US and India can’t afford ‘unforced errors’
The search for the ‘right’ ambassador this time has taken on an urgency rarely associated with the process before, with even New Delhi slipping in a chit or two of its own, Yashwant Raj writes.Updated: Apr 09, 2014 02:31 IST
United States senator Mark Warner likes his job and doesn’t want to be considered for the position of US ambassador to India, which fell vacant recently after Nancy Powell’s resignation.
There is a need for someone with an “exceptional background, profile (and) … clout”, said the Democrat co-chair of the Senate India Caucus, the largest such country-specific group.
Powell’s resignation has set off a race for advice and suggestions to the administration. US-India Business Council (USIBC) president Ron Somers thought Warner would make a great candidate, but the senator politely reminded everyone he is seeking a second term.
But there is no shortage of names. Former deputy secretary of defence Ash Carter, who handled the issue of export restrictions for India, is a favourite for some India experts at Washington DC think-tanks.
The search for the ‘right’ ambassador this time has taken on an urgency rarely associated with the process before, with even New Delhi slipping in a chit or two of its own.
That’s how USAID administrator Rajiv Shah is believed to have entered the fray. If the US could send Chinese-origin Gary Locke to Beijing, why not Shah to New Delhi?
The Chinese soured on Locke quite quickly, but that is lost on most people rooting for Shah. His Gujarati origins, however, do make him a tempting choice.
Picture this: One Gujarati at 7 Race Course Road, another a few kilometres down the road at Roosevelt House, the US ambassador’s residence. And another Gujarati a few time zones away in Washington DC — assistant secretary of state for South and Central Asia Nisha Desai Biswal.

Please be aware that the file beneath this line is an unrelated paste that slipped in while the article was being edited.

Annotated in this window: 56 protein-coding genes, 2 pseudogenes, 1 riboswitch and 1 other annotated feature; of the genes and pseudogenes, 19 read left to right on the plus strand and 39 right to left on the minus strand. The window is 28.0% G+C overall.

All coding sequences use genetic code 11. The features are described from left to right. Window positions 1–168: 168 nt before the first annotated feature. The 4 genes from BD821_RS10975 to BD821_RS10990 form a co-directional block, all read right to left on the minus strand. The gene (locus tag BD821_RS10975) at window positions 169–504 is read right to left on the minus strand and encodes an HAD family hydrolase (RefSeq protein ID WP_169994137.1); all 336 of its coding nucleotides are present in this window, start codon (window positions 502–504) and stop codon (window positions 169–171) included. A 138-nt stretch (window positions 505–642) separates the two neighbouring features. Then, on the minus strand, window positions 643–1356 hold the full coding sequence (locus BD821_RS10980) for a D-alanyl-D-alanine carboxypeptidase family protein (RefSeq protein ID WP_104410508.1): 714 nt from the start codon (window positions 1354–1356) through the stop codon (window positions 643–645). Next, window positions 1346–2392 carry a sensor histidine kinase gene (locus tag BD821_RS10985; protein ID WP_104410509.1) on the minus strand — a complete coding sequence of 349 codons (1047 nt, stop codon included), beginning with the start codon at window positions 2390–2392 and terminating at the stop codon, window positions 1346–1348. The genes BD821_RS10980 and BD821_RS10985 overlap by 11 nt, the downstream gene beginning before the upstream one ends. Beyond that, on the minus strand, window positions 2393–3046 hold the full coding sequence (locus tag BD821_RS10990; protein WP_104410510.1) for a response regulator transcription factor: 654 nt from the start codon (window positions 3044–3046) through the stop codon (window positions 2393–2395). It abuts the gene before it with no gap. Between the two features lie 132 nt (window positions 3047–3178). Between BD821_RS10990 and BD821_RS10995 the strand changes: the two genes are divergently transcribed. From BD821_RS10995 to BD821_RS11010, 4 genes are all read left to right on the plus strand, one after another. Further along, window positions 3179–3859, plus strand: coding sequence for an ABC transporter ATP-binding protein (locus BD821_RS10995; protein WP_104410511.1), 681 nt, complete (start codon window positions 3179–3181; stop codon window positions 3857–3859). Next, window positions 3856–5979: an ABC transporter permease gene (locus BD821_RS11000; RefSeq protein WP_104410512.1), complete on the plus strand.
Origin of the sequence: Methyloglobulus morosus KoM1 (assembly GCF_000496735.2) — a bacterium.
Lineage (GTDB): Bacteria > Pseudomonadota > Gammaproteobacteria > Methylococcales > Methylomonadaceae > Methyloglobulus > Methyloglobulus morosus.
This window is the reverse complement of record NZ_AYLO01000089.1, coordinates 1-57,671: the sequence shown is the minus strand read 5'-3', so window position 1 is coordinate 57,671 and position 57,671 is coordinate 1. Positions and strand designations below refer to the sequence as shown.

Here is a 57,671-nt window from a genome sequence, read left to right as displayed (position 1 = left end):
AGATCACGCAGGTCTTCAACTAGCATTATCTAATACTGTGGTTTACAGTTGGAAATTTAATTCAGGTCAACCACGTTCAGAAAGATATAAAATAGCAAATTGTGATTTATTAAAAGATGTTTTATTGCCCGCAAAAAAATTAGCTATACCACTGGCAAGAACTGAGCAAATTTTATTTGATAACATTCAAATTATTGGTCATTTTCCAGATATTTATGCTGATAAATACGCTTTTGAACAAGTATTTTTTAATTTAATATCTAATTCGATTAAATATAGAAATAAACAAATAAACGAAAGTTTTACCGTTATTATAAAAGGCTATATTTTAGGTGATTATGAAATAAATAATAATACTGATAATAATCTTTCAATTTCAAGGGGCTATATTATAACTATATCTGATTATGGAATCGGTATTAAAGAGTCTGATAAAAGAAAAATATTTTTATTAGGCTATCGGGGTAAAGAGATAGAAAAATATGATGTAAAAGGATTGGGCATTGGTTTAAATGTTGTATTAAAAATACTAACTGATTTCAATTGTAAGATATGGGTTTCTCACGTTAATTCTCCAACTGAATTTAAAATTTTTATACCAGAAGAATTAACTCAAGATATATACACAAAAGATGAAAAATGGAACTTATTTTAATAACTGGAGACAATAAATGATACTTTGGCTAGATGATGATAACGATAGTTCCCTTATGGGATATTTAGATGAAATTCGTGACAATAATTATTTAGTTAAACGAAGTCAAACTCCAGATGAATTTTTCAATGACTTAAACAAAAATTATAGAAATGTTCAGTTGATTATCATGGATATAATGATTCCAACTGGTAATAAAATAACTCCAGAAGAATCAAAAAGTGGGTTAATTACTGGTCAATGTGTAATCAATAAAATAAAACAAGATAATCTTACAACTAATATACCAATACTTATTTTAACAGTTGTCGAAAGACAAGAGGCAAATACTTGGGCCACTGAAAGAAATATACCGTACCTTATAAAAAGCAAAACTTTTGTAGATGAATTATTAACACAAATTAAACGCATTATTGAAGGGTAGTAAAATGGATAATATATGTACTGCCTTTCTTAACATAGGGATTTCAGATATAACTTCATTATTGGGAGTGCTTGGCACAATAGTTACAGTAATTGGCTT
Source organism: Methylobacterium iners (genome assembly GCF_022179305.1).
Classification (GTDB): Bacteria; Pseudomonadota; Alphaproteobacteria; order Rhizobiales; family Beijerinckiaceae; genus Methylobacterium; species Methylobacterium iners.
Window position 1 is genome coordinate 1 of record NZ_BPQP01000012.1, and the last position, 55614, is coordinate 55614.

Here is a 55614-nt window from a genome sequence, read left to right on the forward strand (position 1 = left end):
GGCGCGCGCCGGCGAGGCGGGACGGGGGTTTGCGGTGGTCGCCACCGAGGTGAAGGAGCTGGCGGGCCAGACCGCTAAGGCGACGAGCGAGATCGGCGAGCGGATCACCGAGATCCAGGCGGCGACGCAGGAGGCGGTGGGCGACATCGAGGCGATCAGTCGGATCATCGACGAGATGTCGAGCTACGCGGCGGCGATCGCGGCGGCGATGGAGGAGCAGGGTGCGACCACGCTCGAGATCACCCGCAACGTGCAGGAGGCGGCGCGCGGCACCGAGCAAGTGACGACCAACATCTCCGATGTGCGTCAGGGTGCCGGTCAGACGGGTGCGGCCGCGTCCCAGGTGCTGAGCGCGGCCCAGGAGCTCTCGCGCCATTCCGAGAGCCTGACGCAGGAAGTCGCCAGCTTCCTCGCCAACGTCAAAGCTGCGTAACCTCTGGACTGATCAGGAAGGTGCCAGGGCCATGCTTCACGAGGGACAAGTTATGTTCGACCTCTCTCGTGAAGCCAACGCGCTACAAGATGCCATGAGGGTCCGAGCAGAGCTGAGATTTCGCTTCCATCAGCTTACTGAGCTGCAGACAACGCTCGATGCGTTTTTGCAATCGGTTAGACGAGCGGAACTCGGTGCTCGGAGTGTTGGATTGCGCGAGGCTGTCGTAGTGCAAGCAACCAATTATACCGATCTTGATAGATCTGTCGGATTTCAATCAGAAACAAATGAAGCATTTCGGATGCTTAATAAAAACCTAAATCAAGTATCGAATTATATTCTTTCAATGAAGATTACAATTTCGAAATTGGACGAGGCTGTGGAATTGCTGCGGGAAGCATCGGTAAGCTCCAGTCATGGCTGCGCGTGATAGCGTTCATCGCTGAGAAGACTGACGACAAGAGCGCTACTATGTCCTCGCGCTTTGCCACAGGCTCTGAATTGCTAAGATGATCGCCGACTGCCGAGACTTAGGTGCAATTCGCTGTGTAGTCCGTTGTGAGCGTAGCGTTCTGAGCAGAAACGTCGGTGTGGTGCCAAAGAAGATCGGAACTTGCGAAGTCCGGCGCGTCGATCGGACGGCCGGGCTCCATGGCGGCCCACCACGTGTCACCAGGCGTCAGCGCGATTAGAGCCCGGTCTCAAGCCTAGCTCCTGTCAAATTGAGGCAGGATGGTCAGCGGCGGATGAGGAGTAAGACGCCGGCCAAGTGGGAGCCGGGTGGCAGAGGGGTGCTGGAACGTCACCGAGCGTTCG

There’s nothing wrong with this picture, except that it seems too pretty, with the Locke effect hovering overhead — an ‘unforced error’ India and the US can’t afford.
Senate India Caucus’ Republican co-chair John Cornyn has said the two countries must aim low, look for short-term goals to get the relationship out of this present mess. For no fault of hers possibly, Powell didn’t have a smooth tenure. Can India and the US afford Powell/Locke 2.0?
Frank Wisner, a former US ambassador to India, believes Narendra Modi’s election will present the relationship a unique set of challenges.
Those who will run the country with Modi, he said, “are people we (in the US) don’t know”, not dealt with them before — the Vajpayee group was almost a generation ago. The generational change just adds to a growing list of challenges before the two countries that are struggling to save a marriage just a day after the honeymoon has ended.
Barack Obama’s Harvard classmate and tough-talking trade representative Mike Froman may announce sanctions any day now to force India’s acquiescence to the US trade regime. And the Devyani Khobragade row continues, often with little prods from Indian-born US attorney Preet Bharara.
Among the most worrying challenges, however, is the apparent drop in enthusiasm for the relationship in the White House.
Powell’s selection — despite her long years of experience in the region — was seen as a consequence of this diminishing interest.
“Else, presidents are known to tap heavy-hitters for such postings with the ability to pick up the phone and call the White House,” said a former administration official.
They are often plucked from among the presidents’ top fund-raisers or political heavyweights, such as Democratic senator Max Baucus, who has succeeded Locke in China.
Experts say they would like to see a nominee whose selection signals the White House’s readiness to take back control of the relationship. Then wait for the new government in Delhi to make the next move.